Cairn caps FTSE 100 entry with oil find

Cairn Energy, the independent oil exploration group, yesterday celebrated its entry into the FTSE 100 index of leading companies by reporting its fifth oil discovery this year in the north-west Indian region of Rajasthan and announcing that the field could contain up to 1.2 billion barrels of recoverable reserves.

Cairn Energy, the independent oil exploration group, yesterday celebrated its entry into the FTSE 100 index of leading companies by reporting its fifth oil discovery this year in the north-west Indian region of Rajasthan and announcing that the field could contain up to 1.2 billion barrels of recoverable reserves.

The upbeat news was not enough to prevent Cairn shares slipping slightly as investors expressed mild disappointment that the company had not announced another blockbuster find. However, despite the 2.5 per cent dip in its price, Cairn still eased its way into the blue-chip index with a market valuation of £2.28bn, displacing Bradford & Bingley.

Cairn bought control of the Rajasthan block from Shell two years ago for £4m. Four major discoveries since January this year have quadrupled the stock market value of the company, which was formed in 1980 by the former Scotland international rugby player Bill Gammell. Cairn said a fifth exploration well had also struck oil but it was unable to put an estimate on the reserves contained because of mechanical problems.

An independent audit of Cairn's discoveries in the Mangala field in Rajasthan, carried out by the external consultants DeGolyer and MacNaughton, has confirmed that it contains about 1 billion barrels, of which 110 million to 320 million are recoverable.

Cairn said that together with other successful exploration wells elsewhere in the region, its total discoveries in Rajasthan now stood at 2 billion barrels while total reserves could be as high as 6 billion, of which a fifth could be recoverable, based on conservative estimates.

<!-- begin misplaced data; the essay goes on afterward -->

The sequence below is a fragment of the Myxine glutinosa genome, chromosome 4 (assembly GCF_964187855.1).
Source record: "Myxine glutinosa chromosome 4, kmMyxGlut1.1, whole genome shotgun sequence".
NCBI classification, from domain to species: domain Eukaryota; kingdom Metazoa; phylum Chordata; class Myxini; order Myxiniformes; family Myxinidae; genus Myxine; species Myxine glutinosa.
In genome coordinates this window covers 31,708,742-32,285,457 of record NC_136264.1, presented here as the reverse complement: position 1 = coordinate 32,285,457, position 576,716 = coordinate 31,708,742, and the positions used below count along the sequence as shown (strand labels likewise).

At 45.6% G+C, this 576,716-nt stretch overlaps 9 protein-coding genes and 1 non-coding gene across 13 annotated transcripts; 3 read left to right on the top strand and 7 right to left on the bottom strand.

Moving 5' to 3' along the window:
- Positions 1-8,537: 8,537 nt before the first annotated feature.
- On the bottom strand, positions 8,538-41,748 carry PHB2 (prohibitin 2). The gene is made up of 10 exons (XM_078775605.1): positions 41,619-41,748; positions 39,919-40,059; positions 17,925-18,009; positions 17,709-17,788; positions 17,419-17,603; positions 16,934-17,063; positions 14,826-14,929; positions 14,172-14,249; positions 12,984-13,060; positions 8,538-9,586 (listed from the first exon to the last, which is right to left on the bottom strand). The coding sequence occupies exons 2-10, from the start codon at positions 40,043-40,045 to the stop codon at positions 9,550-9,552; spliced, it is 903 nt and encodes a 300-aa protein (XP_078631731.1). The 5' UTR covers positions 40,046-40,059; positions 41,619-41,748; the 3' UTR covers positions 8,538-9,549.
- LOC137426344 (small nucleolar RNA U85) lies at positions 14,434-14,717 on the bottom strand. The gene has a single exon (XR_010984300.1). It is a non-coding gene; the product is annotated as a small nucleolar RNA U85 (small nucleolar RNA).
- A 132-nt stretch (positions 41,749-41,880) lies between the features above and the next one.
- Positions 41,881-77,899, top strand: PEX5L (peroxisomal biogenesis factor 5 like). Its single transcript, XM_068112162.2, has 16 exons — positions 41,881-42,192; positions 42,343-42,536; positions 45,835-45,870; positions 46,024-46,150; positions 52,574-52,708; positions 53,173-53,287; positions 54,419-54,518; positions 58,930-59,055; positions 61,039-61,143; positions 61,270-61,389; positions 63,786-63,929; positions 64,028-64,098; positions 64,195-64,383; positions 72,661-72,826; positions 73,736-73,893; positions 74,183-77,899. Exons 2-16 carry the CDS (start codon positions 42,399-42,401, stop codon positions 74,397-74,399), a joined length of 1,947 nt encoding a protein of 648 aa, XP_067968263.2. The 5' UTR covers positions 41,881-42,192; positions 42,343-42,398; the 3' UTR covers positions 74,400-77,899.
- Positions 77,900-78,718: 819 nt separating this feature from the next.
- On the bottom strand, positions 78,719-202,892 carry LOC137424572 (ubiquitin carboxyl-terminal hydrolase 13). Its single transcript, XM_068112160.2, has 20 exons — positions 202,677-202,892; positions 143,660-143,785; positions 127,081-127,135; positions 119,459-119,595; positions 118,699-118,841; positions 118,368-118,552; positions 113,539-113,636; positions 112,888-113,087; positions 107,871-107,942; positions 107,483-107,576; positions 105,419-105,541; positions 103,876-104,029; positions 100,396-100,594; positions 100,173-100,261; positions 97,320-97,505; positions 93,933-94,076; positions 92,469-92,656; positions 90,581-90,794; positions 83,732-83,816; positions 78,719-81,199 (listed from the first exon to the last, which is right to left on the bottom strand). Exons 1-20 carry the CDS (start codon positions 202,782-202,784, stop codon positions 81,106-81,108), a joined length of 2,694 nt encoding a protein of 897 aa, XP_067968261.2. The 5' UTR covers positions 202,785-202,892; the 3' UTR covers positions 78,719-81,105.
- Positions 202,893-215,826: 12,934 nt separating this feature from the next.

Mr Gammell refused to comment on Shell's decision to sell the exploration block to Cairn for a pittance, other than to observe: "Beauty is in the eye of the beholder. We have some very bright technical people and we are strong on vision. We take a very contrarian view. When received wisdom is going in one direction, we go in the other."

Production from Rajasthan is due to begin in 2007 and is expected to hit 100,000 barrels a day compared with the 25,000 barrels a day Cairn pumped in total from existing fields in the first half of the year. However, there are some technical challenges. Cairn may have to pump water into the field to enhance secondary oil recovery and heat the pipes carrying the oil otherwise its waxy consistency could result in it solidifying.

Pre-tax profits for the six-month period were down 40 per cent to £22.9m thanks to adverse currency movements and an increased government share of production. The Indian government will take 30 per cent of the output from Rajasthan once production begins under the original exploration licence granted in 1995.

Along with entry into the FTSE 100, the surge in the share price has brought a bonanza for Cairn's directors with a further 9 million shares bought this year to top up their stock option plans. Mr Gammell pledged, however, that membership of the index would make no difference. "We may have a little extra accountability and visibility, but hopefully we will have the same level of humility," he added.

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